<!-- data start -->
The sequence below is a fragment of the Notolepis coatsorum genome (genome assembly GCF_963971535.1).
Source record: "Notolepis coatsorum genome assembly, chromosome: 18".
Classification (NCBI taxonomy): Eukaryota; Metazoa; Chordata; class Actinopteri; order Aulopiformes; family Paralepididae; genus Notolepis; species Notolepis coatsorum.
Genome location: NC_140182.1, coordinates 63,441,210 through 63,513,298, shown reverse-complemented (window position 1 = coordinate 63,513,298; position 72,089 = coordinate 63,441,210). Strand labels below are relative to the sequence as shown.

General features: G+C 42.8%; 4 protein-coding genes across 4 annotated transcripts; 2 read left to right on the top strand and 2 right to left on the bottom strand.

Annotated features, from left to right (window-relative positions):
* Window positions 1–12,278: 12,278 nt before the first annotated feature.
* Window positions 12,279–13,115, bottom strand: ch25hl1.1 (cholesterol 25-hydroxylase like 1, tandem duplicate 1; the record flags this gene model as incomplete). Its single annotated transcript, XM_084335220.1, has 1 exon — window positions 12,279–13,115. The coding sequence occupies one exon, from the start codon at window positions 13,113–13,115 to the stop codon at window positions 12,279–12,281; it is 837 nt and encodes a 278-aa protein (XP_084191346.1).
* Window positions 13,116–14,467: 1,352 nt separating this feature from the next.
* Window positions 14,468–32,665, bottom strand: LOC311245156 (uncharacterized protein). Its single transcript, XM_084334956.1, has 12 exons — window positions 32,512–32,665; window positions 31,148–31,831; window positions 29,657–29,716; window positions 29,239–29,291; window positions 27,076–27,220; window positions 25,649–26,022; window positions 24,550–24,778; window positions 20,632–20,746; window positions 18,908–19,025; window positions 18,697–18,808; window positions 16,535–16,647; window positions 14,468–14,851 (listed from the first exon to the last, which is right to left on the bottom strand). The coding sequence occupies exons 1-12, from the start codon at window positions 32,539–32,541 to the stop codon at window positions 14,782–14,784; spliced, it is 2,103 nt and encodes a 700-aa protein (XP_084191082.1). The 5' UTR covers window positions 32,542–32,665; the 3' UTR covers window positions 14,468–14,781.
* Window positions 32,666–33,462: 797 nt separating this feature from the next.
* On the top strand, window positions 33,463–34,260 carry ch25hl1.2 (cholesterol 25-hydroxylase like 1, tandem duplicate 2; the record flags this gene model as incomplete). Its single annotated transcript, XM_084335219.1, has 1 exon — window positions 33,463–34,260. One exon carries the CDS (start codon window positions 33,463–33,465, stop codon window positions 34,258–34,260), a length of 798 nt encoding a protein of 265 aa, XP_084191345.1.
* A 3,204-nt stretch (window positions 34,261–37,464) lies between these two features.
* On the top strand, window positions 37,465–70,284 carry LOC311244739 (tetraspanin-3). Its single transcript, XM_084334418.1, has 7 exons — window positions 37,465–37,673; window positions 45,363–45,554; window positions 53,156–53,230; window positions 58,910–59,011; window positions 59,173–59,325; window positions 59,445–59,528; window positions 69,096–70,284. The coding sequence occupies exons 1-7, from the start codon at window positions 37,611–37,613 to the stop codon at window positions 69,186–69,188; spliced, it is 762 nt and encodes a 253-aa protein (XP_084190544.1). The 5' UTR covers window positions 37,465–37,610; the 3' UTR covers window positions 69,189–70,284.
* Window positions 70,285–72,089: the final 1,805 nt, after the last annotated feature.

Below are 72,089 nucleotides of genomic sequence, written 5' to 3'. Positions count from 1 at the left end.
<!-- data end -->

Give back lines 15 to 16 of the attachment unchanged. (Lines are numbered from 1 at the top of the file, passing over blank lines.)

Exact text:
* Window positions 70,285–72,089: the final 1,805 nt, after the last annotated feature.

Below are 72,089 nucleotides of genomic sequence, written 5' to 3'. Positions count from 1 at the left end.